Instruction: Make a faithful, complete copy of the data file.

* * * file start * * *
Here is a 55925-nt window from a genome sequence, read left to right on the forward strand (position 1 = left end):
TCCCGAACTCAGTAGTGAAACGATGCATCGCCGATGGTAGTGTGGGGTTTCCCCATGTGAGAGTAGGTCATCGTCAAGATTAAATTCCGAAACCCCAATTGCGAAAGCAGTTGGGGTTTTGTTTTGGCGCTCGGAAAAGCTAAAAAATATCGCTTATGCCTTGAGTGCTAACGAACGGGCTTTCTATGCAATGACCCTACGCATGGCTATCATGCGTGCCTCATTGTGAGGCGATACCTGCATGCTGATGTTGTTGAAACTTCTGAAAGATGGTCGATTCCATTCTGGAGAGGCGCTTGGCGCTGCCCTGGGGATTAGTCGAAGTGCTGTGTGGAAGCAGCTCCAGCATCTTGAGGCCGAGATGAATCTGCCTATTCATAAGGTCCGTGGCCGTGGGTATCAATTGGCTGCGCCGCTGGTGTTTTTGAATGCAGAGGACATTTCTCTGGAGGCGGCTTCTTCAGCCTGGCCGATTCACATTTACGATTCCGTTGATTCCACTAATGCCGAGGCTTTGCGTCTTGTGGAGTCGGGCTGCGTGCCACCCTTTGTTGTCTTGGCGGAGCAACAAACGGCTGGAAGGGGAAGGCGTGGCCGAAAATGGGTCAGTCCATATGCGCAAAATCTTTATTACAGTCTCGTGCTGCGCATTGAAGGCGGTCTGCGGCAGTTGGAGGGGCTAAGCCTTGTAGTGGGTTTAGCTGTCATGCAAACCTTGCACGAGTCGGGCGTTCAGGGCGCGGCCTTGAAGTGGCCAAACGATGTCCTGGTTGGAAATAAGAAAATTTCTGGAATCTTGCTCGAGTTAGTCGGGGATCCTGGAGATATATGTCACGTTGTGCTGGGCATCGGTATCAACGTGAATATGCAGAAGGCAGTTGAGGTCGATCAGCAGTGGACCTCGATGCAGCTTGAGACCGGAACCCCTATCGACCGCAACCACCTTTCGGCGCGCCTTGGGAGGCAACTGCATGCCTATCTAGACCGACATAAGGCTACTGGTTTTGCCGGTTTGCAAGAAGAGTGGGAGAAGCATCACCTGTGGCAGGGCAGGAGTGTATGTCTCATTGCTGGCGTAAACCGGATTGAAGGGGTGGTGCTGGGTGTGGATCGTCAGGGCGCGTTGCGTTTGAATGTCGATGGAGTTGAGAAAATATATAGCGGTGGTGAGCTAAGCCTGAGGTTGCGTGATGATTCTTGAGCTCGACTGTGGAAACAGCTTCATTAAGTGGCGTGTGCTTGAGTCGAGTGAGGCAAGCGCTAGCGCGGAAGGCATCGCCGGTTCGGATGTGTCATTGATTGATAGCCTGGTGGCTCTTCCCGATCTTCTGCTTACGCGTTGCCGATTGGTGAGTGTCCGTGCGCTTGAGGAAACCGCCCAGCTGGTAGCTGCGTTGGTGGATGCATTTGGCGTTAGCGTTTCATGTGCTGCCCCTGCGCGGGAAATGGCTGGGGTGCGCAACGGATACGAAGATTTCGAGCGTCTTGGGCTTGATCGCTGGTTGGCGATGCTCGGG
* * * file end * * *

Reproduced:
Here is a 55925-nt window from a genome sequence, read left to right on the forward strand (position 1 = left end):
TCCCGAACTCAGTAGTGAAACGATGCATCGCCGATGGTAGTGTGGGGTTTCCCCATGTGAGAGTAGGTCATCGTCAAGATTAAATTCCGAAACCCCAATTGCGAAAGCAGTTGGGGTTTTGTTTTGGCGCTCGGAAAAGCTAAAAAATATCGCTTATGCCTTGAGTGCTAACGAACGGGCTTTCTATGCAATGACCCTACGCATGGCTATCATGCGTGCCTCATTGTGAGGCGATACCTGCATGCTGATGTTGTTGAAACTTCTGAAAGATGGTCGATTCCATTCTGGAGAGGCGCTTGGCGCTGCCCTGGGGATTAGTCGAAGTGCTGTGTGGAAGCAGCTCCAGCATCTTGAGGCCGAGATGAATCTGCCTATTCATAAGGTCCGTGGCCGTGGGTATCAATTGGCTGCGCCGCTGGTGTTTTTGAATGCAGAGGACATTTCTCTGGAGGCGGCTTCTTCAGCCTGGCCGATTCACATTTACGATTCCGTTGATTCCACTAATGCCGAGGCTTTGCGTCTTGTGGAGTCGGGCTGCGTGCCACCCTTTGTTGTCTTGGCGGAGCAACAAACGGCTGGAAGGGGAAGGCGTGGCCGAAAATGGGTCAGTCCATATGCGCAAAATCTTTATTACAGTCTCGTGCTGCGCATTGAAGGCGGTCTGCGGCAGTTGGAGGGGCTAAGCCTTGTAGTGGGTTTAGCTGTCATGCAAACCTTGCACGAGTCGGGCGTTCAGGGCGCGGCCTTGAAGTGGCCAAACGATGTCCTGGTTGGAAATAAGAAAATTTCTGGAATCTTGCTCGAGTTAGTCGGGGATCCTGGAGATATATGTCACGTTGTGCTGGGCATCGGTATCAACGTGAATATGCAGAAGGCAGTTGAGGTCGATCAGCAGTGGACCTCGATGCAGCTTGAGACCGGAACCCCTATCGACCGCAACCACCTTTCGGCGCGCCTTGGGAGGCAACTGCATGCCTATCTAGACCGACATAAGGCTACTGGTTTTGCCGGTTTGCAAGAAGAGTGGGAGAAGCATCACCTGTGGCAGGGCAGGAGTGTATGTCTCATTGCTGGCGTAAACCGGATTGAAGGGGTGGTGCTGGGTGTGGATCGTCAGGGCGCGTTGCGTTTGAATGTCGATGGAGTTGAGAAAATATATAGCGGTGGTGAGCTAAGCCTGAGGTTGCGTGATGATTCTTGAGCTCGACTGTGGAAACAGCTTCATTAAGTGGCGTGTGCTTGAGTCGAGTGAGGCAAGCGCTAGCGCGGAAGGCATCGCCGGTTCGGATGTGTCATTGATTGATAGCCTGGTGGCTCTTCCCGATCTTCTGCTTACGCGTTGCCGATTGGTGAGTGTCCGTGCGCTTGAGGAAACCGCCCAGCTGGTAGCTGCGTTGGTGGATGCATTTGGCGTTAGCGTTTCATGTGCTGCCCCTGCGCGGGAAATGGCTGGGGTGCGCAACGGATACGAAGATTTCGAGCGTCTTGGGCTTGATCGCTGGTTGGCGATGCTCGGG